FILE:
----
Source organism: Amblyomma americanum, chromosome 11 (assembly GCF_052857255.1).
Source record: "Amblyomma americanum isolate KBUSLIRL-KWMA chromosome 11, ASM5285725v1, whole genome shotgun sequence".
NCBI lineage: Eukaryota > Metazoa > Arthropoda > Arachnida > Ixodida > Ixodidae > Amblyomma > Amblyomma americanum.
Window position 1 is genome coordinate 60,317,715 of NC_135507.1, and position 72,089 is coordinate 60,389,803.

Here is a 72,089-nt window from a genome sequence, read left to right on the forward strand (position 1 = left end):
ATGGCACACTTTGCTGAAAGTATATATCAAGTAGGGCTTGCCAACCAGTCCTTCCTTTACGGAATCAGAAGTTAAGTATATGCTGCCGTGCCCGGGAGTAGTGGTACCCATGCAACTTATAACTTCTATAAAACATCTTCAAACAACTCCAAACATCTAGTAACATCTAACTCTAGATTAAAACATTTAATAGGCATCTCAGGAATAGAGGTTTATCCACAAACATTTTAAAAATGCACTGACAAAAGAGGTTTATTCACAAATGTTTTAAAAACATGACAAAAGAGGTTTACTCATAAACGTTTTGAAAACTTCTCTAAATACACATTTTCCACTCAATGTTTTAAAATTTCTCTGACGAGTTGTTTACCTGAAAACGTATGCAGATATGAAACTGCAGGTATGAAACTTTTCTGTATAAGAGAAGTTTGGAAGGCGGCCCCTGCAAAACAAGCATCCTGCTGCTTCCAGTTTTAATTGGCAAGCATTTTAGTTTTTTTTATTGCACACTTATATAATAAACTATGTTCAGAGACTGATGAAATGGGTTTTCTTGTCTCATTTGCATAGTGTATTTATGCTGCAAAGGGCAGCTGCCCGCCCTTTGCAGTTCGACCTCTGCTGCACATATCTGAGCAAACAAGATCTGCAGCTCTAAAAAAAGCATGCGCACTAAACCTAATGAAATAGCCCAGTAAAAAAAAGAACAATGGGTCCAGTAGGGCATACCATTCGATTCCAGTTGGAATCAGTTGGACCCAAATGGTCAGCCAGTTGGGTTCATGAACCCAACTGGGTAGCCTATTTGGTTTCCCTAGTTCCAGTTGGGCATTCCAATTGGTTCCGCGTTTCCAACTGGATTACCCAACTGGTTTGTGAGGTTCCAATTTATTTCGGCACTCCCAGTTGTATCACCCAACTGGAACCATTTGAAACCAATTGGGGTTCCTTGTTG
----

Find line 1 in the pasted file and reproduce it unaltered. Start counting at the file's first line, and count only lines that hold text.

Source organism: Amblyomma americanum, chromosome 11 (assembly GCF_052857255.1).